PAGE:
Honorable Mr. Chan
I believe in love. I believe that love has no rules. I believe that no one should have to hide their love. I have met people who love with no shame; I have met people who ridicule love because they fail to understand. I think this is a shame because ridicule has the power to scare someone into hiding what they love. For me, the one ridiculous thing that I have loved is a fish.
One weekend my best friend slept over at my house. The day was ending. We laid on the couches staring into space with bored expressions on our faces. I had the sudden inspiration to jump up and exclaim, “Let’s buy a fish!” My friend jumped up with the same energy and we dashed out and into the car. We later sat laughing at a red light at our own spontaneity. We soon owned a red betta fish named Mr. Kelvin Chan.
When we got home, it seemed like Mr. Chan would die. He refused to swim and floated to the surface of the water. We poked him on the head numerous times that night; he ignored us. I ignored him except for feeding time and his weekly water changes. I figured he would soon die. Until then, Mr. Chan lived in his bowl on my drawer with my bamboo plant and the occasional bobby pin.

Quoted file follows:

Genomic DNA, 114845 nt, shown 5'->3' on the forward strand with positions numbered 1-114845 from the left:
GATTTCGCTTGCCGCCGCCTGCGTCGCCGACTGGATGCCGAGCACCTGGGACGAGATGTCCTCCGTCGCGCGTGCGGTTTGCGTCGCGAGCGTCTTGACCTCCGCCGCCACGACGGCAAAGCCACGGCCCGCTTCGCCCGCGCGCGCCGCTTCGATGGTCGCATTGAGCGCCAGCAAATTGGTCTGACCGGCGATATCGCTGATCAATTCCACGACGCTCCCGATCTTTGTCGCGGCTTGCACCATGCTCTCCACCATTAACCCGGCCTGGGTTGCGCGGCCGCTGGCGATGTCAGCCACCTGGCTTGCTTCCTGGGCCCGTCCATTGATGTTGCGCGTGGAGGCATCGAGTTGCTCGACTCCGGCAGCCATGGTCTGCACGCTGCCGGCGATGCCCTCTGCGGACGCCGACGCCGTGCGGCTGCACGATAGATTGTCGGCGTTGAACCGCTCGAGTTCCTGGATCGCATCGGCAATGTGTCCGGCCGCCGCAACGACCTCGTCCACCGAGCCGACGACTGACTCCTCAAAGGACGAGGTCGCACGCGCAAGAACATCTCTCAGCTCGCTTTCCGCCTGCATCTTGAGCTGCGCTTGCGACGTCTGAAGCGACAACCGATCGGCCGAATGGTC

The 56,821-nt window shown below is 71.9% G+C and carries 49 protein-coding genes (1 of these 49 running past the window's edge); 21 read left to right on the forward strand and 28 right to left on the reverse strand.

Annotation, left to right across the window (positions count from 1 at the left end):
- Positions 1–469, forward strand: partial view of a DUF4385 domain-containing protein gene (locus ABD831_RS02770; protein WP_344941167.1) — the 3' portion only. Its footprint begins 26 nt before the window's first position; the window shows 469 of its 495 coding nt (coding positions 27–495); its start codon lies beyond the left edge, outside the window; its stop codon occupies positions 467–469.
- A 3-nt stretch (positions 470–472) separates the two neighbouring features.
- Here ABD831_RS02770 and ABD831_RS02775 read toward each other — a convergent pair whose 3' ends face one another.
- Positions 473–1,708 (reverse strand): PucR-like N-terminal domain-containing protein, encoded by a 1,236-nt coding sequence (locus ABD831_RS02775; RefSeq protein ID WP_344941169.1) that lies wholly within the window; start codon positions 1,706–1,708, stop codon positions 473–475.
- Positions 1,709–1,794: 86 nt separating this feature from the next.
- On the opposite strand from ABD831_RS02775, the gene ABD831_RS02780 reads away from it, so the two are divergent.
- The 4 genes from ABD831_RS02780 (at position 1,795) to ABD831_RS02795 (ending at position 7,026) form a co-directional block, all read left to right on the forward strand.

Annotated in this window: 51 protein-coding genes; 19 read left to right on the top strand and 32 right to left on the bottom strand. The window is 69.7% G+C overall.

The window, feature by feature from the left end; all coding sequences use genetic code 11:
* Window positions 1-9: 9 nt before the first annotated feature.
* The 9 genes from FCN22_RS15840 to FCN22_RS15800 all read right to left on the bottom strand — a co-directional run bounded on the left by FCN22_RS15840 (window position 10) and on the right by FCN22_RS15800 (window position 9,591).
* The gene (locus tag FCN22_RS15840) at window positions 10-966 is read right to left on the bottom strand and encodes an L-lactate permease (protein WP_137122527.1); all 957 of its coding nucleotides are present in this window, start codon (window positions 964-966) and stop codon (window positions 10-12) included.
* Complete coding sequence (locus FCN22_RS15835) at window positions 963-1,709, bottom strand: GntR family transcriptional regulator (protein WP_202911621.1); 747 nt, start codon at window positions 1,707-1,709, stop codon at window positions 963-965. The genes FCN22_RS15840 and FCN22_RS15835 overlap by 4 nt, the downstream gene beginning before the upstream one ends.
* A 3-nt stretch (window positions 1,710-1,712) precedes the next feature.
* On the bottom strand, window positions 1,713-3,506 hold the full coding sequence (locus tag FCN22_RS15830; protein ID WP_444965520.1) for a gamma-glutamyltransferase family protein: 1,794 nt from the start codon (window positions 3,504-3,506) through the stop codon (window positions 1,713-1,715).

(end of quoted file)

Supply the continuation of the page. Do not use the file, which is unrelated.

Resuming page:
I eventually grew to love this little fish. It was endearing to look up while doing homework and see his face looking back at me, or to see him swimming to the front of his bowl to watch me when I entered. I began to research betta fish care. Mr. Chan soon had a new home: a five gallon tank with a heater. Nothing was too good for Mr. Chan.
I followed a piece of faulty information which claims that adding a medicine tablet with each water change is beneficial. Mr. Chan was slowly dying. For one week he struggled to breathe, swim, and eat. He died on a Tuesday. It pained me to see my fish in so much pain. I hate that he had to suffer for an entire week before passing away. I hate that he died alone, even though that probably doesn’t mean much to a fish.
I felt relief and sadness over his death. I was glad that he no longer had to suffer. The corner of my room he occupied is now empty; I will never see his face looking back at mine. He was only a fish, but that won’t stop me from expressing how much he meant to me. I like to think that he was happy when he was alive and that he knew how much I cared for him. I have no rational reasons to explain why I love Mr. Chan. It might be a ridiculous love, but it’s okay because I’m not the only one who is in love with something ridiculous.
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